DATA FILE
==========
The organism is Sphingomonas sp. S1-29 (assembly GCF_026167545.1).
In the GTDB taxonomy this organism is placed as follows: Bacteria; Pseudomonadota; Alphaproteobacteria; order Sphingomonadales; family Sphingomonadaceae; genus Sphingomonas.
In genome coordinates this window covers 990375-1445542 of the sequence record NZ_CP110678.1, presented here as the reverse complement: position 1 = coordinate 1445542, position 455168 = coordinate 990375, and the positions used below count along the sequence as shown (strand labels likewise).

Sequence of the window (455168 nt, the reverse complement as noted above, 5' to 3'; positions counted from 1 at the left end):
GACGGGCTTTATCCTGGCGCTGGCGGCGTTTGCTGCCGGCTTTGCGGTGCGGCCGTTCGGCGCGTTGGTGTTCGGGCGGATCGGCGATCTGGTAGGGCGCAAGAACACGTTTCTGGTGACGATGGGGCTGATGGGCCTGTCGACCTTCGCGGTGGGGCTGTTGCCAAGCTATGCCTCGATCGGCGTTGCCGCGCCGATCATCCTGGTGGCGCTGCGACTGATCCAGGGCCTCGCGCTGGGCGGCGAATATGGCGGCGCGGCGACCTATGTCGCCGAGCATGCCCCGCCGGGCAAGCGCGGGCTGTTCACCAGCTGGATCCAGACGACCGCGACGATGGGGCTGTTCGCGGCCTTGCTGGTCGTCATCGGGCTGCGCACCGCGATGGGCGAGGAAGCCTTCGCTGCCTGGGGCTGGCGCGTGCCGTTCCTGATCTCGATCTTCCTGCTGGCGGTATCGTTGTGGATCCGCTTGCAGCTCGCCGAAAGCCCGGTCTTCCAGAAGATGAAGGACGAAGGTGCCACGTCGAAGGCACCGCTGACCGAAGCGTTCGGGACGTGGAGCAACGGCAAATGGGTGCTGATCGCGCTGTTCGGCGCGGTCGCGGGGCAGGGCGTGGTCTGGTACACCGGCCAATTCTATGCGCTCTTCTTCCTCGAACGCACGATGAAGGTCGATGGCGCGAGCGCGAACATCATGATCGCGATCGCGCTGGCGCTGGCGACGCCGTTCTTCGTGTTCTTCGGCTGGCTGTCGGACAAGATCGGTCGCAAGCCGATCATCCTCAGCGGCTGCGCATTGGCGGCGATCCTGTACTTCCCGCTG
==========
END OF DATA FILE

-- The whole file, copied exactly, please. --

The organism is Sphingomonas sp. S1-29 (assembly GCF_026167545.1).
In the GTDB taxonomy this organism is placed as follows: Bacteria; Pseudomonadota; Alphaproteobacteria; order Sphingomonadales; family Sphingomonadaceae; genus Sphingomonas.
In genome coordinates this window covers 990375-1445542 of the sequence record NZ_CP110678.1, presented here as the reverse complement: position 1 = coordinate 1445542, position 455168 = coordinate 990375, and the positions used below count along the sequence as shown (strand labels likewise).

Sequence of the window (455168 nt, the reverse complement as noted above, 5' to 3'; positions counted from 1 at the left end):
GACGGGCTTTATCCTGGCGCTGGCGGCGTTTGCTGCCGGCTTTGCGGTGCGGCCGTTCGGCGCGTTGGTGTTCGGGCGGATCGGCGATCTGGTAGGGCGCAAGAACACGTTTCTGGTGACGATGGGGCTGATGGGCCTGTCGACCTTCGCGGTGGGGCTGTTGCCAAGCTATGCCTCGATCGGCGTTGCCGCGCCGATCATCCTGGTGGCGCTGCGACTGATCCAGGGCCTCGCGCTGGGCGGCGAATATGGCGGCGCGGCGACCTATGTCGCCGAGCATGCCCCGCCGGGCAAGCGCGGGCTGTTCACCAGCTGGATCCAGACGACCGCGACGATGGGGCTGTTCGCGGCCTTGCTGGTCGTCATCGGGCTGCGCACCGCGATGGGCGAGGAAGCCTTCGCTGCCTGGGGCTGGCGCGTGCCGTTCCTGATCTCGATCTTCCTGCTGGCGGTATCGTTGTGGATCCGCTTGCAGCTCGCCGAAAGCCCGGTCTTCCAGAAGATGAAGGACGAAGGTGCCACGTCGAAGGCACCGCTGACCGAAGCGTTCGGGACGTGGAGCAACGGCAAATGGGTGCTGATCGCGCTGTTCGGCGCGGTCGCGGGGCAGGGCGTGGTCTGGTACACCGGCCAATTCTATGCGCTCTTCTTCCTCGAACGCACGATGAAGGTCGATGGCGCGAGCGCGAACATCATGATCGCGATCGCGCTGGCGCTGGCGACGCCGTTCTTCGTGTTCTTCGGCTGGCTGTCGGACAAGATCGGTCGCAAGCCGATCATCCTCAGCGGCTGCGCATTGGCGGCGATCCTGTACTTCCCGCTG